Two Austin Cafes that seem more like hideaways
A Cook's TourTuesdays, 9:30pm & 12:30am
Television Food Network (cable channel 32)
In their continuous pursuit for new programming ideas, the folks at the Television Food Network have come up with a new slate of shows under the banner "Taste the Adventure." These shows feature chefs as hosts and are part cooking show, part travelogue, and part reality TV. The newest of these programs, A Cook's Tour, debuted on January 8, with New York chef and author Anthony Bourdain as the host.
A few years back, Bourdain wrote the best-selling Kitchen Confidential (Bloomsbury, $14), a tell-all tome exposing the underbelly of the New York culinary scene. This year, he's back with A Cook's Tour (Bloomsbury, $25.95), the behind-the-scenes tell-all companion volume to the new show. Having read the book before viewing the debut of the TV series, I would recommend you do the same. The in-depth background information provided in the book really illuminates the footage that has been chosen to put on the screen.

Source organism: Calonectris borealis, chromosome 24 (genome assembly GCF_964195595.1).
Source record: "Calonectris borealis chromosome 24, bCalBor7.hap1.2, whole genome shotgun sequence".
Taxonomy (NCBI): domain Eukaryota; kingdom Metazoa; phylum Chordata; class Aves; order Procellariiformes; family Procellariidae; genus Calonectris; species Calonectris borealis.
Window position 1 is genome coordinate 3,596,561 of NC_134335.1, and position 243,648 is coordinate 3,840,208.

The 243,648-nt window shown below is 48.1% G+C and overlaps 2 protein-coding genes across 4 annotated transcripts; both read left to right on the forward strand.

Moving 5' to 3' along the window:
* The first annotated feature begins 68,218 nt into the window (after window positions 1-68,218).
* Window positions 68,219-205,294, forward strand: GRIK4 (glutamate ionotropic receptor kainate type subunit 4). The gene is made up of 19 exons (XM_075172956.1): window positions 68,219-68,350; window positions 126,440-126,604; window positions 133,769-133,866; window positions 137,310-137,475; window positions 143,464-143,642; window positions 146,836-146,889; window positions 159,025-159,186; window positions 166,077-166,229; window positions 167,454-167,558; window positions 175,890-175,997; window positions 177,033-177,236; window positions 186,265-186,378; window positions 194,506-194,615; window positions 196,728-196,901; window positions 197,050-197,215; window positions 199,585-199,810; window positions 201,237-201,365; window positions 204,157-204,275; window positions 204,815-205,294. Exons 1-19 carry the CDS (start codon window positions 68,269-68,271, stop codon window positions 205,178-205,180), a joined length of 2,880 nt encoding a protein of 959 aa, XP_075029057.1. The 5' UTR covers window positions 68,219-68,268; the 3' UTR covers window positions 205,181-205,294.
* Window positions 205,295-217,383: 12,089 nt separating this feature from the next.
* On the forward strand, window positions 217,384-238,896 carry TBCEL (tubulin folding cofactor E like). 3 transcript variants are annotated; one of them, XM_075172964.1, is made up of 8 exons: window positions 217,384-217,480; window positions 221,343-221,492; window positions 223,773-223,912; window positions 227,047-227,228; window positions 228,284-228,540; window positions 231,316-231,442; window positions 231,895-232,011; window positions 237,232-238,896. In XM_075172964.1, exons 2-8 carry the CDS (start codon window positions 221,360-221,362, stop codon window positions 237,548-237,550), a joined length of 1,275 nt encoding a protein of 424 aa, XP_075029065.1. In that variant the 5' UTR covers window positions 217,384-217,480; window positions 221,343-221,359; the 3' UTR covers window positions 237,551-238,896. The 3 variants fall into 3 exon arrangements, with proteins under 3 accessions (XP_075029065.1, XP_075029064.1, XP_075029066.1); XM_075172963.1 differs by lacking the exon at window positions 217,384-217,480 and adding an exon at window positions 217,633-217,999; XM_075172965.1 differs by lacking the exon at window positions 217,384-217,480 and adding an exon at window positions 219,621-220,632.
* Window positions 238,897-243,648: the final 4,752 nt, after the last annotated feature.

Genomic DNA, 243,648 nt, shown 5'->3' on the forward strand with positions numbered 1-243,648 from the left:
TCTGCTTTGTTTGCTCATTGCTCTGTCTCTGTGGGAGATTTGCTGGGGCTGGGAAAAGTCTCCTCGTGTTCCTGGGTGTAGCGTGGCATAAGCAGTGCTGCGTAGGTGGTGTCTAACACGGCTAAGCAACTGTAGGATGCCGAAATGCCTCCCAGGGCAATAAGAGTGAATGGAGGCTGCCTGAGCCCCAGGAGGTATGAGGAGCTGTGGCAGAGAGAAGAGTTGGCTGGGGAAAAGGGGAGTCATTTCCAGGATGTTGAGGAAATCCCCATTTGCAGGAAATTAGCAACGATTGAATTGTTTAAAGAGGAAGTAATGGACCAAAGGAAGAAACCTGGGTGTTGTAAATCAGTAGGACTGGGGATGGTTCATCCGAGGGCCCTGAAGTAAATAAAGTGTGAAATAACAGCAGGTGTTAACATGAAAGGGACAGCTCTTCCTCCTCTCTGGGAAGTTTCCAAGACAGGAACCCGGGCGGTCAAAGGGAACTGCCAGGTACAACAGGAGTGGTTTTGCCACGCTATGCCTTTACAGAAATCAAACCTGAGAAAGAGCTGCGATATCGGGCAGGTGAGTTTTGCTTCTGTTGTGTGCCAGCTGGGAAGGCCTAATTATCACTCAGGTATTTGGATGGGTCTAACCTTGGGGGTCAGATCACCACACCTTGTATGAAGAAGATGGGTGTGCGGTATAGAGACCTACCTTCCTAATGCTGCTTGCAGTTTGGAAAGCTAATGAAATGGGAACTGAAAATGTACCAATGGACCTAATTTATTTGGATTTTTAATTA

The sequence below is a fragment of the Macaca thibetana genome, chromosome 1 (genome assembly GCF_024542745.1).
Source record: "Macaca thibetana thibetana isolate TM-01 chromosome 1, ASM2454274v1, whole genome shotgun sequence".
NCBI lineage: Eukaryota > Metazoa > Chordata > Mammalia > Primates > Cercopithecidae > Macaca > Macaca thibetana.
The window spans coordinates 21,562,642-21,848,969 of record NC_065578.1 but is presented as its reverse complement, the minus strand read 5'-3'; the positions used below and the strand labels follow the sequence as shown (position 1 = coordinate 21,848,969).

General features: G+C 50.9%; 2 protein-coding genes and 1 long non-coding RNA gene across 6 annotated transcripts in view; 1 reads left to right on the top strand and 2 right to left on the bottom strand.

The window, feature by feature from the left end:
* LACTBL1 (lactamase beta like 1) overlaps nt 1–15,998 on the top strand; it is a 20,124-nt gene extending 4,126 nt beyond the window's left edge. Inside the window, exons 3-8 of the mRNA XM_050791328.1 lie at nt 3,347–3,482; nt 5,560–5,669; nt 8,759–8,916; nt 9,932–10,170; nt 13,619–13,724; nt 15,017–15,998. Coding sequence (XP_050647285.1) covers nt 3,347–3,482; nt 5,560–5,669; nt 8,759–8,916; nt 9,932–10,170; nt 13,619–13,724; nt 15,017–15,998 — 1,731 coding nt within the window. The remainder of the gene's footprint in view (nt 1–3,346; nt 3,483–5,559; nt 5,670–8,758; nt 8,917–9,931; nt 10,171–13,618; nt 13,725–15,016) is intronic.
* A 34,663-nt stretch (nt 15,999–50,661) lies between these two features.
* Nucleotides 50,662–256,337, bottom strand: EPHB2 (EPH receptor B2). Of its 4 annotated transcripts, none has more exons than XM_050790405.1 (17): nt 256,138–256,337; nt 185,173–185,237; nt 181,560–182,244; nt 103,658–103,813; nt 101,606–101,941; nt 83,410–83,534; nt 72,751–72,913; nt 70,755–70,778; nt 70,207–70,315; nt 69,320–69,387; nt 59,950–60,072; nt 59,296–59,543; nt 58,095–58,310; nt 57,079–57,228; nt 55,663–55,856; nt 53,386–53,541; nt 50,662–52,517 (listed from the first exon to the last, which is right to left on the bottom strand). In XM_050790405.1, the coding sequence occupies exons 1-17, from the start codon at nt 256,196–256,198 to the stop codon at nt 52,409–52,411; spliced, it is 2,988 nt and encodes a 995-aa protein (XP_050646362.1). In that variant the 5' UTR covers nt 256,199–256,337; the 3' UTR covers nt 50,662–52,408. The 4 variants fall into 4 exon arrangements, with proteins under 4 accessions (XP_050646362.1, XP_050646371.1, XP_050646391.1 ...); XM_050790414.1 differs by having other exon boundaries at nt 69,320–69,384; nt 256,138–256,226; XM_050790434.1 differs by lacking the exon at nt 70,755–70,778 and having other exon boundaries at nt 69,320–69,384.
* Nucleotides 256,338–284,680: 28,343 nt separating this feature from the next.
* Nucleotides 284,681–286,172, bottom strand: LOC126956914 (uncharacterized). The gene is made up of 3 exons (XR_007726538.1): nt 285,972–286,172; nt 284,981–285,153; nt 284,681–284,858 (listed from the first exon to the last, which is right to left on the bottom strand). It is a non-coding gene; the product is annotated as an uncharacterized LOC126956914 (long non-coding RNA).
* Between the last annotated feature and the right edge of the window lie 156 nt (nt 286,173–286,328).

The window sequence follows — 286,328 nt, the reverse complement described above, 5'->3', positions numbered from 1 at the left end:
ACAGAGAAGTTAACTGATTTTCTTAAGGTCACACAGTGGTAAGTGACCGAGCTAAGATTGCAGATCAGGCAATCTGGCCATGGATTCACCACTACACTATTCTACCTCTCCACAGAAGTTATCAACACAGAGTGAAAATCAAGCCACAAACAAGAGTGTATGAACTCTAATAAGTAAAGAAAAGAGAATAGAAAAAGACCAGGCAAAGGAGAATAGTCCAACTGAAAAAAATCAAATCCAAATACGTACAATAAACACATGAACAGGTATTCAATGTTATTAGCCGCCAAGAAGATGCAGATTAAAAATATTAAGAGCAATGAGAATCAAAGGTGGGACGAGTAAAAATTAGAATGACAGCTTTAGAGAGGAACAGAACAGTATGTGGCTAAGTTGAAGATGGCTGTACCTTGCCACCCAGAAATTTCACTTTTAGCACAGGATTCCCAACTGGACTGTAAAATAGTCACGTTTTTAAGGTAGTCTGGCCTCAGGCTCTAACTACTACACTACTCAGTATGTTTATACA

Enjoyment of the television version of A Cook's Tour requires that you overlook Bourdain's faux dramatic voice-over in the opening credits where he vow's to seek "extremes of emotion, try anything, risk everything ... with nothing to lose" in his pursuit of the perfect dining experience. The edgy music and jerky, hand-held camera techniques used to create tension and excitement are also a distracting contrivance at some points.
The series debuts with the chef's trip to Tokyo in search of the freshest classic Edomae sushi. Bourdain is an interesting host. Seemingly bemused to be on television at all, he is often shy and self-deprecating, referring to himself as "ignorant but enthusiastic" in the presence of Edomae sushi master Kiminari Togawa. The food photography in segments where Bourdain follows Togawa-san around Tokyo's Tsukiji fish market and back to his kitchen for the sushi preparation is a fast-paced, colorful assault on the senses that bodes well for the remainder of the series. We then witness our host and his local guides devouring an elegant sushi meal and exclaiming its perfection, a portion of the show that made me wonder what Bourdain will use for adjectives after a few weeks if he encounters many good meals. I intend to tune in every week, with my copy of his book in hand. I'll watch the show and then have another good laugh, re-reading what really happened in pursuit of that 22 minutes of television.
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